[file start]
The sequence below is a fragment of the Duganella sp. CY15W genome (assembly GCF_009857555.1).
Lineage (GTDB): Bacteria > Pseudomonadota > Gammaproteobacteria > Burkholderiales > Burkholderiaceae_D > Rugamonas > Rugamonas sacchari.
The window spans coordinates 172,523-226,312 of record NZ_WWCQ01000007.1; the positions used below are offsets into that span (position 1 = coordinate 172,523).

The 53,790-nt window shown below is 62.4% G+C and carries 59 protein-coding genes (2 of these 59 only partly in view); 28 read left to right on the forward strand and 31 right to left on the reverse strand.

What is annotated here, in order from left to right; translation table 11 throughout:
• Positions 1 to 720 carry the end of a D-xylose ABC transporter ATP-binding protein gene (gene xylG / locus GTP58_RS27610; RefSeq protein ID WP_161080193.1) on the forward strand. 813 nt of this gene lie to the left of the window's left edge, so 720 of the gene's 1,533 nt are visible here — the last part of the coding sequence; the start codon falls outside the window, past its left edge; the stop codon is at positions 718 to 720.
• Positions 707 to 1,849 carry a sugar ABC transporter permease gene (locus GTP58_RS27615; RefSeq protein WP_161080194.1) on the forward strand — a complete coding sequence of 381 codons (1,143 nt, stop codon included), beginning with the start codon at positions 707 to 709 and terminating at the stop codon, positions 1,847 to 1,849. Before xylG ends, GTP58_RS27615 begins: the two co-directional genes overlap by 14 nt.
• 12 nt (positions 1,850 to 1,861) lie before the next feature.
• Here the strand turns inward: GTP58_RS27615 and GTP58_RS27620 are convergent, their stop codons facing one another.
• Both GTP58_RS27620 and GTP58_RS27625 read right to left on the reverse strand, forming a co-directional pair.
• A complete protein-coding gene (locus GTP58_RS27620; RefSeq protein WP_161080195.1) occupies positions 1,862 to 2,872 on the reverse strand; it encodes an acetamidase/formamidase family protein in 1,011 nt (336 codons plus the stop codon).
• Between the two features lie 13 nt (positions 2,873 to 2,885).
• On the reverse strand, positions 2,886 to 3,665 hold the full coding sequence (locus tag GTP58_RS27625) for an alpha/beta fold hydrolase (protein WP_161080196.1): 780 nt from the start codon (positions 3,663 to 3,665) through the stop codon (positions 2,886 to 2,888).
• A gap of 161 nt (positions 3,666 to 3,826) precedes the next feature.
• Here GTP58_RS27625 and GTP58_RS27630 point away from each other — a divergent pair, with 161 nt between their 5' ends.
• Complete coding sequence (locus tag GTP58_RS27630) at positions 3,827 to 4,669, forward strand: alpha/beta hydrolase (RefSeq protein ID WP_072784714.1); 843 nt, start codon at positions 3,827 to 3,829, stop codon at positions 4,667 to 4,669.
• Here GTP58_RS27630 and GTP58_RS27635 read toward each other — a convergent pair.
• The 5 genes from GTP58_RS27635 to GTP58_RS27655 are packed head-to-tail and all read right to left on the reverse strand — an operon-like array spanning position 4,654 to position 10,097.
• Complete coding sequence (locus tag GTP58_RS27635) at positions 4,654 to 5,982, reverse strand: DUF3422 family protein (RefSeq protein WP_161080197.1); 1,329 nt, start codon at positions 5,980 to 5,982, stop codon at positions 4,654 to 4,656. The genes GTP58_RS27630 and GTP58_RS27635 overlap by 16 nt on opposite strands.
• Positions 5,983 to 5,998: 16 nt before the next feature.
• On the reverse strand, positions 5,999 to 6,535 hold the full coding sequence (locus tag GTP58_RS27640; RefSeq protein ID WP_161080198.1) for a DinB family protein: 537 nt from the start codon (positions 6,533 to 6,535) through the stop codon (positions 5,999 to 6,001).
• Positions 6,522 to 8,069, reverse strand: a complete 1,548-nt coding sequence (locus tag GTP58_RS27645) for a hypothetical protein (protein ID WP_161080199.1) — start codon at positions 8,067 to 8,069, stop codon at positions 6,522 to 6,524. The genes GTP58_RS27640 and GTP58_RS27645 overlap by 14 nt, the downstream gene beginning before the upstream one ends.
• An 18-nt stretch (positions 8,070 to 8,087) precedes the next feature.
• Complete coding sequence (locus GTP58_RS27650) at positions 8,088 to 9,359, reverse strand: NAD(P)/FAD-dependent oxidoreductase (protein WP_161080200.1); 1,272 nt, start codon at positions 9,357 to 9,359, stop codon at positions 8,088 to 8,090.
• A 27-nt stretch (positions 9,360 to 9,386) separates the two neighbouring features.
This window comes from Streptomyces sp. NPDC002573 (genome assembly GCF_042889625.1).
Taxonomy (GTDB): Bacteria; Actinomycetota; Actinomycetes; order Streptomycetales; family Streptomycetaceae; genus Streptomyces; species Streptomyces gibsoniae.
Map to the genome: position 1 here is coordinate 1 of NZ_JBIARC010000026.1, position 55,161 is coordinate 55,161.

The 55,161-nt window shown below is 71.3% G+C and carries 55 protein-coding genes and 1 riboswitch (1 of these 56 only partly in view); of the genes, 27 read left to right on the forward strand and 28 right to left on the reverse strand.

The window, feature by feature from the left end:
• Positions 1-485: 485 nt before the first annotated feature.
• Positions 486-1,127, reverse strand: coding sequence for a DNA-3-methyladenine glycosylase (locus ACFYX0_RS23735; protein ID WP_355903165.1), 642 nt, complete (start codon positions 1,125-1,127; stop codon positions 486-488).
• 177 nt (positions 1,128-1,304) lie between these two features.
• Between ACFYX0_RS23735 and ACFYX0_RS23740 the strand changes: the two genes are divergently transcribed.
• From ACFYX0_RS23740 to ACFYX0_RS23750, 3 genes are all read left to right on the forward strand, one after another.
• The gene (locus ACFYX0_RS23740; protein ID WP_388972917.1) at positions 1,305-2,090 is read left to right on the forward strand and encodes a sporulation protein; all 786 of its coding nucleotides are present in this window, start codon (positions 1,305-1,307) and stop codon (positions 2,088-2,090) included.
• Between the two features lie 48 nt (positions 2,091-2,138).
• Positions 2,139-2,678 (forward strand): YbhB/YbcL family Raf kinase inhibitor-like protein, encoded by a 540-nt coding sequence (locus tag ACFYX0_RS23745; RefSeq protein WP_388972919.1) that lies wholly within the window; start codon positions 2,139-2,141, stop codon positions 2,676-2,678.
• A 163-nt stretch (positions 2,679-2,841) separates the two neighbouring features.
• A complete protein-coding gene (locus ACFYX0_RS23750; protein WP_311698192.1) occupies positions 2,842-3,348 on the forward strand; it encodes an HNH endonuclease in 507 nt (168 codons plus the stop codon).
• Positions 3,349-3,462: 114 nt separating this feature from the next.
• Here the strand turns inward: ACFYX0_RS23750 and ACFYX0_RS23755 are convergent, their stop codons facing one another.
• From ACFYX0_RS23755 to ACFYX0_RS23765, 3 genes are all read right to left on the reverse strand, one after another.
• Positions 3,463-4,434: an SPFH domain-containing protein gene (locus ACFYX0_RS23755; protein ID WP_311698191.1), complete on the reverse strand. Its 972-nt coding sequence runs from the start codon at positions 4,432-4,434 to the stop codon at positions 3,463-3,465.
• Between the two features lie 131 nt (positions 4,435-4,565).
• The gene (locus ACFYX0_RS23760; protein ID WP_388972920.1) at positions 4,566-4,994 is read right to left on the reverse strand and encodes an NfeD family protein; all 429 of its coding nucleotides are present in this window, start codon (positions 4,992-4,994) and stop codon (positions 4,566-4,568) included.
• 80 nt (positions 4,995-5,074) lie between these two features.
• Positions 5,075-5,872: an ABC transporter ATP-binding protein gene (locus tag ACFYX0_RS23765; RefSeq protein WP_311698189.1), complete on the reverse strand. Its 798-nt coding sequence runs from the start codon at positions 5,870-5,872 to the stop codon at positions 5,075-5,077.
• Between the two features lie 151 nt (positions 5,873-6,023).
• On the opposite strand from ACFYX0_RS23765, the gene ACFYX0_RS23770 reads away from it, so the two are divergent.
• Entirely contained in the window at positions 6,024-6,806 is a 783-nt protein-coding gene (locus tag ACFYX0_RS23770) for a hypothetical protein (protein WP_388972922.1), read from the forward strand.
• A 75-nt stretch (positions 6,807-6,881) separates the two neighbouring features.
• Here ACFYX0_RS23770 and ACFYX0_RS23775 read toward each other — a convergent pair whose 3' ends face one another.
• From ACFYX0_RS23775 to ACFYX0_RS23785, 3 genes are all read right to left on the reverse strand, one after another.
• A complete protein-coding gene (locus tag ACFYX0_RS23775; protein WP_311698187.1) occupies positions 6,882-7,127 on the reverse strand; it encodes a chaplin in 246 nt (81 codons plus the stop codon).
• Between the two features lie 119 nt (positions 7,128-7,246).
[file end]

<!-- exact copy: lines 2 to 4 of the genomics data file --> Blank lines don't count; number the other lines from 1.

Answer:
Lineage (GTDB): Bacteria > Pseudomonadota > Gammaproteobacteria > Burkholderiales > Burkholderiaceae_D > Rugamonas > Rugamonas sacchari.
The window spans coordinates 172,523-226,312 of record NZ_WWCQ01000007.1; the positions used below are offsets into that span (position 1 = coordinate 172,523).

The 53,790-nt window shown below is 62.4% G+C and carries 59 protein-coding genes (2 of these 59 only partly in view); 28 read left to right on the forward strand and 31 right to left on the reverse strand.